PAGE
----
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Continuing Its Look At 2016-17 Budget, School Board Hears From School Principals

Published: January 9, 2016

Eliza Hallabeck

    The Board of Education continued its review of the superintendent’s proposed 2016-17 budget at a meeting on Thursday, January 7, when building principals continued discussing individual school budgets.

    At its meeting on Tuesday, January 5, Superintendent of Schools Joseph V. Erardi, Jr, shared his budget proposal for the 2016-17 fiscal year, and the board heard from elementary school principals and Reed Intermediate School Principal Anne Uberti about their schools’ budgets.

    Dr Erardi’s spending proposal reflects a 3.87 percent increase in spending over the $71,587,946 2015-16 budget. The proposed 2016-17 budget is $74,361,623. Driving the increase, Dr Erardi told the board Tuesday, are health insurance cost hikes, personnel contractual agreements, out-of-district student placements, and operational staffing impacts from the Department of Education’s School Emergency Response to Violence (SERV) grant ending this year. All of those expenses, according to the superintendent’s presentation, added $2,622,388, or 3.66 percent, to the overall increase.

    The proposed 2016-17 school spending plan will be reviewed by the Board of Education during meetings before it adopts its budget at a scheduled February 4 meeting. The budget will then go before the Board of Finance and the Legislative Council for review and adoption before heading to referendum in April.


    Elementary Schools

    When speaking before the board, Hawley Elementary School Principal Christopher Moretti, Head O’ Meadow Elementary School Principal Barbara Gasparine, Middle Gate Elementary School Principal Christopher Geissler, and Sandy Hook Elementary School Principal Kathy Gombos spoke about programs and efforts they want to continue from the 2015-16 school year — such as the district’s kindergarten world language program that is proposed to include first grade in the 2016-17 school year — and answered questions from board members.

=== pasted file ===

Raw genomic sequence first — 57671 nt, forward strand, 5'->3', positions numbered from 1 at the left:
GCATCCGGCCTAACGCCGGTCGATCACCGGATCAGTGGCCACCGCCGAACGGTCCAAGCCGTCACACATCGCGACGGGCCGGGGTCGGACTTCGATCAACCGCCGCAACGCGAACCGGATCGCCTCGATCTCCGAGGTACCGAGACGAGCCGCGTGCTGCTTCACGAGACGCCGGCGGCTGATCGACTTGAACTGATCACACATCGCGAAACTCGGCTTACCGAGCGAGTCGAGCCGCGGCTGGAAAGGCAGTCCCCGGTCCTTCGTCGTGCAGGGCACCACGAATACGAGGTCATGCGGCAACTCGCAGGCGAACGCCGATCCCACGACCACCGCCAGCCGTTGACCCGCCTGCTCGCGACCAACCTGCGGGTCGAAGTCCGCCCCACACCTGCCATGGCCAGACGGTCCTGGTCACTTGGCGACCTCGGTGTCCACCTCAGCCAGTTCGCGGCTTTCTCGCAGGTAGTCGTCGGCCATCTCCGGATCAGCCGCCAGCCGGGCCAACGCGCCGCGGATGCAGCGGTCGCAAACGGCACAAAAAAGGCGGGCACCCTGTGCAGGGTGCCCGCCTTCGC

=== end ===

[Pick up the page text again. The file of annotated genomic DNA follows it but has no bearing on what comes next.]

Board member John Vouros asked the principals to expand on one section of the Superintendent’s Requested Operational Plan that reported “heightened levels of incidents of student aggression toward peers and adults, unsafe behaviors along with other concerning maladaptive behaviors.”

    “The amount of BCBA [Board Certified Behavior Analyst] support presently assigned to our schools to work with teams is developing behavior plans, training staff, and providing expertise is insufficient,” the report reads. “This is an area where we believe an increase in services at each of the schools is necessary.”

    The behavior and special education topic was also brought up again on Thursday, when the school board discussed the pupil personnel, special education, and health budgets.

    While the principals responded saying some of the things they feel are challenges are being addressed by the budget, other aspects are still under consideration for the future.

    “A lot of these things don’t have a clear cut answer,” said Mr Moretti. “So our hope as an administrative team was to open the door, start the conversation, begin research, look for things to help us address the concerns that we have. And I think we would all be able to say at this point we are landing in a spot where we are comfortable with where we are in the conversation and we are moving in the direction we need to go in.”